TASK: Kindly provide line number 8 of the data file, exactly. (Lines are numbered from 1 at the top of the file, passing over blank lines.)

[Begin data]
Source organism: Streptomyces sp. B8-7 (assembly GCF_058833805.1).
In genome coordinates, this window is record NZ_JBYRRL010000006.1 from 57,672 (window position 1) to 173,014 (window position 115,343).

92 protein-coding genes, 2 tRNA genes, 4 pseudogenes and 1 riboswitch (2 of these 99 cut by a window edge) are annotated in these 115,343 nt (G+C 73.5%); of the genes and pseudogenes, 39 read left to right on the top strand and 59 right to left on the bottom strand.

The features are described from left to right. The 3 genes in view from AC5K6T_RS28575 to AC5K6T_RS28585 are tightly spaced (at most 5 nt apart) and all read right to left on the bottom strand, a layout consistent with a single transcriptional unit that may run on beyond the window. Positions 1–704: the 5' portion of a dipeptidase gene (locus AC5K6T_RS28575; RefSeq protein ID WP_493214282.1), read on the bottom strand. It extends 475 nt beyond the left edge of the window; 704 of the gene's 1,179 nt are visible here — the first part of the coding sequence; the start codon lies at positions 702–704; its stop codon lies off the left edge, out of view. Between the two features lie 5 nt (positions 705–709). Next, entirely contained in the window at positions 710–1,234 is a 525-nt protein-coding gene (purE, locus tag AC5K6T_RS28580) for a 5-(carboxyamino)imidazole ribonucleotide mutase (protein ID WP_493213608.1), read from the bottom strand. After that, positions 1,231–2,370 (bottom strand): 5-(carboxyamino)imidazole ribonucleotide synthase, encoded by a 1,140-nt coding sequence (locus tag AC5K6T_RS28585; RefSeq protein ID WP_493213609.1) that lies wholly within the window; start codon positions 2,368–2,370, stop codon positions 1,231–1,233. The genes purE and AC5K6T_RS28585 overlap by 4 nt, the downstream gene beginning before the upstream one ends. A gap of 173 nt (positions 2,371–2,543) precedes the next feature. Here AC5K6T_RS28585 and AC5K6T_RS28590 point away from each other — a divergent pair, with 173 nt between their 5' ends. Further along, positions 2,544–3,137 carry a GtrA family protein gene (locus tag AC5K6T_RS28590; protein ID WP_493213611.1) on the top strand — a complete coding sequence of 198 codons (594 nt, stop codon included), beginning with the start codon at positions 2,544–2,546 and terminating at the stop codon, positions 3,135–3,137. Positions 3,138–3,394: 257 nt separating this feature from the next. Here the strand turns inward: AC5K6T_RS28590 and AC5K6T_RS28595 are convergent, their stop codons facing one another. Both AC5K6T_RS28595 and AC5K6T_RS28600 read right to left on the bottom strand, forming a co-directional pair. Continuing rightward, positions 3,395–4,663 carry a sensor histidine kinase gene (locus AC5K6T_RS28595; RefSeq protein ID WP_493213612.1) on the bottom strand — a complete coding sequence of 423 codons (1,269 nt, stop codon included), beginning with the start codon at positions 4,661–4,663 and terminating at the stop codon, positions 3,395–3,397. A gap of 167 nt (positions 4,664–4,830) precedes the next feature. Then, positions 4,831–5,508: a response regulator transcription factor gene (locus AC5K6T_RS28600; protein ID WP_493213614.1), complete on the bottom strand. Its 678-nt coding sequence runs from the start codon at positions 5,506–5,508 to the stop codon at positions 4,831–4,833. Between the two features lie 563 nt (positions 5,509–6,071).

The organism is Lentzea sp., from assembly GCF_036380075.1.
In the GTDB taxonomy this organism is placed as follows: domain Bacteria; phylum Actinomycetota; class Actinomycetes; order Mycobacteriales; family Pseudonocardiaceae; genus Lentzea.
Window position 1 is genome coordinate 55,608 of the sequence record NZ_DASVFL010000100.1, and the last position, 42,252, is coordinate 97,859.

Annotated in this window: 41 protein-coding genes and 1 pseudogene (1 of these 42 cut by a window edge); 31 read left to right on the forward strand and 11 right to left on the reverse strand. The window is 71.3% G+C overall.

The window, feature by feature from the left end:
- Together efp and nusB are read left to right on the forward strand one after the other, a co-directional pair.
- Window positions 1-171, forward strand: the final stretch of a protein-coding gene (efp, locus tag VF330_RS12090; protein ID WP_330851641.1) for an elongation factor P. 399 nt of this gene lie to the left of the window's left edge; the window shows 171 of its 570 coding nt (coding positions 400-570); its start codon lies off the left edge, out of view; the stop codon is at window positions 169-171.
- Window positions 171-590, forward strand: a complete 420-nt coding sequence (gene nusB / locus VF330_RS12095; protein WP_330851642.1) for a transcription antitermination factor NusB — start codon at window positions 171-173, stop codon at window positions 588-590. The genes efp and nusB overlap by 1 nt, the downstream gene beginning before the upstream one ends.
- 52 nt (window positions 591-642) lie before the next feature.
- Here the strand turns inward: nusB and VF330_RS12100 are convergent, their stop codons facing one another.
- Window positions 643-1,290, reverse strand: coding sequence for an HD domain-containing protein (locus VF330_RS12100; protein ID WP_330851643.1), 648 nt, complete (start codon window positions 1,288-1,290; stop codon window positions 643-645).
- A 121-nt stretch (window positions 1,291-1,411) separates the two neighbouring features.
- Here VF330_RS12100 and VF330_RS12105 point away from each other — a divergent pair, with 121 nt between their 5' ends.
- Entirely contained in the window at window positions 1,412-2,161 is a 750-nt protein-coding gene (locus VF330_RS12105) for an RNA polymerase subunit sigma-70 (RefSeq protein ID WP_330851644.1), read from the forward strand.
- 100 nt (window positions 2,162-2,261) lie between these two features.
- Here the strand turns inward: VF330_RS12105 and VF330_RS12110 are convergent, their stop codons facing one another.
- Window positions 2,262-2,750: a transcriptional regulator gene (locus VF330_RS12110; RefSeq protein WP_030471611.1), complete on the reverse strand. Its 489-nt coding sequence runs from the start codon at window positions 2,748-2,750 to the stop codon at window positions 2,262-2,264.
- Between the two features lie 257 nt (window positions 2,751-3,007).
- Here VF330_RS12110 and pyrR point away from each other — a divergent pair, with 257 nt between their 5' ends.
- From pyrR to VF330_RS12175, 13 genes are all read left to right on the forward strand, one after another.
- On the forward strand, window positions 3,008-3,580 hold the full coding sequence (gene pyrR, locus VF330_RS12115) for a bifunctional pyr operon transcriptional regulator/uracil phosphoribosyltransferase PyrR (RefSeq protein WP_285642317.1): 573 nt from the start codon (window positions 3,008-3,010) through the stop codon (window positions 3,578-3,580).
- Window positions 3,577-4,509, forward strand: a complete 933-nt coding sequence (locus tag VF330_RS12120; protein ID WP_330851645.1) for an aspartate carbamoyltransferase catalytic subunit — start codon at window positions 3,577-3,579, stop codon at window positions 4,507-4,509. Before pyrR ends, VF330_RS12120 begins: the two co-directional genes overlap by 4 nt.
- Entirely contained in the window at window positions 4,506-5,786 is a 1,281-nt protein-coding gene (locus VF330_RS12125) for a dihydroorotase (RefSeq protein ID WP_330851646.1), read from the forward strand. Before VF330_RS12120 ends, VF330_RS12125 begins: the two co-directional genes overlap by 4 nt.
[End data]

Annotated in this window: 41 protein-coding genes and 1 pseudogene (1 of these 42 cut by a window edge); 31 read left to right on the forward strand and 11 right to left on the reverse strand. The window is 71.3% G+C overall.